At the Farmer's Market
last week, we reported that fresh stinging nettles are in season. Stinging nettles
are wild plants that have a very short seasonal window, which is right now. A quintessential Springtime food, they are rich in vitamins A, C, D, iron, potassium, manganese, and calcium. Cowgirl Creamery
makes a soft washed-rind cheese wrapped with nettles called St. Pat
, and home cooks can make soup, lasagna
, tea, or spanakopita from them - they can substitute any dark, leafy green in most recipes.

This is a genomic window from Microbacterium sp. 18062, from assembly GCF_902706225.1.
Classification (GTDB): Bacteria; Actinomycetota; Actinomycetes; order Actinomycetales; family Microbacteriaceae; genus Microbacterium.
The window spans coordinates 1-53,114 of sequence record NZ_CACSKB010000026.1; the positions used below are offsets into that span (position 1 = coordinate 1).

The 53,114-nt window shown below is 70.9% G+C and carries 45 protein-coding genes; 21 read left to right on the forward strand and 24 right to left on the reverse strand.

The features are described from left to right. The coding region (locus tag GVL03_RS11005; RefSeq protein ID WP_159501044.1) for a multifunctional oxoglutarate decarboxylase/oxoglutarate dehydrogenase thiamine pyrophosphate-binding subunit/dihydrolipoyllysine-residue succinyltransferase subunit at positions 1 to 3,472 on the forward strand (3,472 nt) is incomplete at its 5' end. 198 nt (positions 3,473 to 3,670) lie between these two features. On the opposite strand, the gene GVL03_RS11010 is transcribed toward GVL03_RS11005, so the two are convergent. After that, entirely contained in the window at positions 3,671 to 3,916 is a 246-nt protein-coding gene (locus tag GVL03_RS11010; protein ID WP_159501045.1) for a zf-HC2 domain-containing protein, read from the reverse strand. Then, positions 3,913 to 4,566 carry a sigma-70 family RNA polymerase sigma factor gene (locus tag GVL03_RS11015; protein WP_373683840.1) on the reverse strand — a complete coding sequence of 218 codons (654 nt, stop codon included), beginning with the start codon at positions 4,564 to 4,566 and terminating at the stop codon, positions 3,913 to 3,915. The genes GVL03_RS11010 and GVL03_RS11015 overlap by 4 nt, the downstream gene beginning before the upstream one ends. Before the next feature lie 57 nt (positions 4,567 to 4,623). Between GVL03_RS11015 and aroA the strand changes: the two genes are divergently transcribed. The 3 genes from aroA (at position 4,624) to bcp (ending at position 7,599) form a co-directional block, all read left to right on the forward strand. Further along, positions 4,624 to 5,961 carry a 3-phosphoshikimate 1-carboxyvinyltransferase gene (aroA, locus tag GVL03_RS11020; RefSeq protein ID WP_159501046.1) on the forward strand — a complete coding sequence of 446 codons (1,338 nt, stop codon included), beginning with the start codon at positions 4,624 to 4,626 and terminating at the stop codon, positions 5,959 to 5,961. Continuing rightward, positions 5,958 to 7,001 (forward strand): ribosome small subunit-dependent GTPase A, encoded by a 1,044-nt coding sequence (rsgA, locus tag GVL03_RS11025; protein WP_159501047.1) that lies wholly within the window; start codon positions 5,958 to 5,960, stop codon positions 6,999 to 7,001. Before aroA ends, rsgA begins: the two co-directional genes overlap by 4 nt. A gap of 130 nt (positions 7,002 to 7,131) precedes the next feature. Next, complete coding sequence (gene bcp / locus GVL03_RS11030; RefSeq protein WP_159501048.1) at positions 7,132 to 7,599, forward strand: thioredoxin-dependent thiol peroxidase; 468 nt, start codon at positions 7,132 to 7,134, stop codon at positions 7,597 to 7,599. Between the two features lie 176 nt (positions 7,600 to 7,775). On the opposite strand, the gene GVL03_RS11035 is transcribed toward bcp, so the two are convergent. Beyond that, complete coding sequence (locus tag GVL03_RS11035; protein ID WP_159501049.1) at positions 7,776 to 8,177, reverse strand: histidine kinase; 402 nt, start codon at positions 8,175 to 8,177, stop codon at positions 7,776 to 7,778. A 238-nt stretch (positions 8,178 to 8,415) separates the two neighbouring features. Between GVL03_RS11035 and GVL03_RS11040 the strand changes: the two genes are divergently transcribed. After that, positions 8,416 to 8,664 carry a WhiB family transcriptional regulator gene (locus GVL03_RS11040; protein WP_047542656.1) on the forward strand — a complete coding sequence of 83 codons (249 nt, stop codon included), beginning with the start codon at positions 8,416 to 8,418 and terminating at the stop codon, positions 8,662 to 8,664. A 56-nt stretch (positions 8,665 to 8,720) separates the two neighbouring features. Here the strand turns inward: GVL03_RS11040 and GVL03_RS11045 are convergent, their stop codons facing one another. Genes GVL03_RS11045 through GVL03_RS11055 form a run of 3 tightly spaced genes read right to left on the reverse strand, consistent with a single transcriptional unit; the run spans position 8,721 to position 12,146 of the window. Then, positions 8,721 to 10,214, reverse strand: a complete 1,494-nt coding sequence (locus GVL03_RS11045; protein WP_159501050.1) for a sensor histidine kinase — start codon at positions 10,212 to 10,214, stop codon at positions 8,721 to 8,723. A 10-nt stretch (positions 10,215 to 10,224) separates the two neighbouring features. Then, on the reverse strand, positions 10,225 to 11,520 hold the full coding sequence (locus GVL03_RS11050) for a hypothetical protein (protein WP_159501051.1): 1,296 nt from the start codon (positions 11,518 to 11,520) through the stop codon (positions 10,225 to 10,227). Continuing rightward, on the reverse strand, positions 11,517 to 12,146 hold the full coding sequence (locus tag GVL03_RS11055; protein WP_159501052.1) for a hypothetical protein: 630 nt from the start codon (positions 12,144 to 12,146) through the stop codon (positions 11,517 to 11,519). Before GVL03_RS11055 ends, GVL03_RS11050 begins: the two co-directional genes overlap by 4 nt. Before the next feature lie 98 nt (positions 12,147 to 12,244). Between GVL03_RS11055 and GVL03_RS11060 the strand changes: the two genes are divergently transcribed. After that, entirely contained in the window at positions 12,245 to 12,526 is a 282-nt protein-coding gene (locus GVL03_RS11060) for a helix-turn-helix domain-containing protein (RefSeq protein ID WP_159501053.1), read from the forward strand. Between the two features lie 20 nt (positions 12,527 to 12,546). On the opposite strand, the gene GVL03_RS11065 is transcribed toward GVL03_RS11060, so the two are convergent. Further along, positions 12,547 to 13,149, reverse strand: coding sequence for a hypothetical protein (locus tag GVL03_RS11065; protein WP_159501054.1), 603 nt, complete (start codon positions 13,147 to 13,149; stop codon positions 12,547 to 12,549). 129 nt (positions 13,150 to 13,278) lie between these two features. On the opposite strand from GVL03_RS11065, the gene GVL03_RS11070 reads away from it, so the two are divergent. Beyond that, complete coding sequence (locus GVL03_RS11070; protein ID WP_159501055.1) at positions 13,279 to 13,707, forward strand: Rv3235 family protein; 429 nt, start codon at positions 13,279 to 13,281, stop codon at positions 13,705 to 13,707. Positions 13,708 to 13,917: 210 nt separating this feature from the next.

As the name implies, they have a very painful sting and must be handled with care. When purchasing, never use your bare hands to pick them up; use tongs. Select plants that have bright green leaves and have not flowered yet. Cooking and drying neutralizes the stinging properties. When preparing at home, wear gloves and pick off the leaves. Discard the woody stems and the seed pockets at the tips.
Stinging nettles have a fresh, woodsy, nutty taste and we think they are delicious. Last night, we made a pot of stinging nettle soup and we'll share the recipe and photos next week. Be sure to check back!
(Image: Kathryn Hill)